"Uneducated" And "Privileged White Girl"

"Uneducated" And "Privileged White Girl"

A response to the common thread of comments: this so-called "uneducated" and "privileged white girl" is proud of her upbringing.

The other day, I succumbed to reading through some of the comments posted on a few of my more controversial articles. Immediately, I thought to myself, this was a terrible idea. People are incredibly opinionated, and when those opinions are challenged, it seems that it's only natural to express thoughts in a very aggressive and hateful manner.

As I continued to read, I noticed a common thread throughout the posts — the notion that I am an uneducated, privileged white girl. Contrary to what I'm sure those posting these words intended, this type of comment does not hurt my feelings. It does, however, motivate me to stand up for myself and other "uneducated" and "privileged white girls."

First of all, I would like to point out, that being uneducated and privileged contradict each other a bit. If I was supposedly so "privileged" growing up, wouldn't an education go hand-in-hand with that type of upbringing?

Regardless of the financial stability of my parents or social class I grew up in, I worked incredibly hard throughout my years in public schooling and will be completing my bachelor's degree a year early. I am a very educated young woman. I graduated with high honors from my high school and have been on the Dean's List since my first semester in college: none of which have anything to do with my social class, but my work ethic. I work very hard to form my opinions based on education.

I'd also like to bring to attention that 99.9 percent of the comments left on my posts are laced with profanity. Instead of forming a sentence with strong vocabulary, I guess my opposer's points were better conveyed through cursing. Profanity is considered by the highest scholars as "words of the uneducated." And with that, my first point has been made.

I was lucky enough to grow up in a home where I watched my parents leave for work every morning at 7 a.m., and come home at 7 p.m. I was brought up in a home that taught me that with hard work comes reward. My parents both have provided more than enough to keep our family afloat. That being said, my parents weren't handed their salaries on a silver platter. They weren't born into money, they don't rely on anyone but themselves and they weren't handed their jobs because of a last name or high stature in the community. My parents started from the bottom and worked hard to give me a "privileged" life. They put money away from the day I started elementary school to provide me a college education and they taught me to respect the efforts they put in to provide a chance for opportunity.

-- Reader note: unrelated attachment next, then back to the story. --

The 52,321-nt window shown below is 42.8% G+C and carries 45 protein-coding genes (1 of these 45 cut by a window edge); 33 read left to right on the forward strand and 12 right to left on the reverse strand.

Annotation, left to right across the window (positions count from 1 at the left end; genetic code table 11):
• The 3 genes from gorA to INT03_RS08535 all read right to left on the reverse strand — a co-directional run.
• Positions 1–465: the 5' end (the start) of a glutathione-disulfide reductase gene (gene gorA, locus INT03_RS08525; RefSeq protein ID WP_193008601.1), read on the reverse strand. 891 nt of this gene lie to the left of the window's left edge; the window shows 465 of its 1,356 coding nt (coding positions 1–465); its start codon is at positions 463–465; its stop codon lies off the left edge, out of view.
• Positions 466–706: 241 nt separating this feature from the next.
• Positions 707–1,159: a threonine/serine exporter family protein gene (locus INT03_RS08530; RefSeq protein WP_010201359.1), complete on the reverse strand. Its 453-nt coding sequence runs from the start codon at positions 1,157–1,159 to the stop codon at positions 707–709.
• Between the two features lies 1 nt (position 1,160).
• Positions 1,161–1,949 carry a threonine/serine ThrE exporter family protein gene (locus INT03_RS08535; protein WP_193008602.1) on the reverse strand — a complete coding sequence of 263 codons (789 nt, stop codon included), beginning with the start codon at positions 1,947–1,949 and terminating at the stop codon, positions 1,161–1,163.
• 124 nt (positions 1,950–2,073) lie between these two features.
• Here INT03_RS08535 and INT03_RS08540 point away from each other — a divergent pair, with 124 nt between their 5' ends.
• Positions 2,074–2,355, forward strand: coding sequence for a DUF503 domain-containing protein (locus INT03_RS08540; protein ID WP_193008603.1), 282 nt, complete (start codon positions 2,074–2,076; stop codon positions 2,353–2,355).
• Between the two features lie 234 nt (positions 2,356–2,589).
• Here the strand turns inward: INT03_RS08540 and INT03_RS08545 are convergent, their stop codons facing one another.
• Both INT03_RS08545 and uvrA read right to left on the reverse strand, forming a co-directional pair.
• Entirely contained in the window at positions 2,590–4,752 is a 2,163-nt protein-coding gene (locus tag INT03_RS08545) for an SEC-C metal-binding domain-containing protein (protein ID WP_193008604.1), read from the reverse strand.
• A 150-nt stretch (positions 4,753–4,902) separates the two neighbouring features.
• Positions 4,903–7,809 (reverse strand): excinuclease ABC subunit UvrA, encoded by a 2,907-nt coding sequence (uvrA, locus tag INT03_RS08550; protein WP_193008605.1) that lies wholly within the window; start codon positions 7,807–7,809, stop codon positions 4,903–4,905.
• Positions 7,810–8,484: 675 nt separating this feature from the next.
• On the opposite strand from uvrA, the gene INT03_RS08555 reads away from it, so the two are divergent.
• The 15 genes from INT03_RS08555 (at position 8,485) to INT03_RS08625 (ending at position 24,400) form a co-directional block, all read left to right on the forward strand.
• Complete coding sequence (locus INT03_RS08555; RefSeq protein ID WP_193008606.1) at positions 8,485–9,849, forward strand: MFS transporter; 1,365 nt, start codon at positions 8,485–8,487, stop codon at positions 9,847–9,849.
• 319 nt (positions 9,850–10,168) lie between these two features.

If that is what being a "privileged white girl" means, then please, type those words in every comment. Since when does being taught responsibility and obtaining a strong work ethic to provide financial stability for my family act as grounds for an insult? I'm not insulted by these words. I am proud of them because I am proud to have a family that taught me to work hard and to earn every dollar I make. Nothing has been handed to me. I worked every day to get into a good college, I work hard for my paycheck, and I work to gain the respect of my peers as a strong and independent individual.

I am a very educated young woman. And I grew up a "privileged white girl" because my parents have killed themselves for almost 21 years to make sure I learned to work so that my children would, too, grow up privileged.

I am proud of myself and my upbringing. I am proud of my education and the parents who allowed me to receive one. I am also proud of my opinions and will continue to voice them regardless of those who oppose me or those who believe I have no right to form them.

Cover Image Credit: Amusity

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To The Girl Struggling With Her Body Image

It's not about the size of your jeans, but the size of your heart, soul, and spirit.


To the girl struggling with her body image,

You are more than the number on the scale. You are more than the number on your jeans and dresses. You are way more than the number of pounds you've gained or lost in whatever amount of time.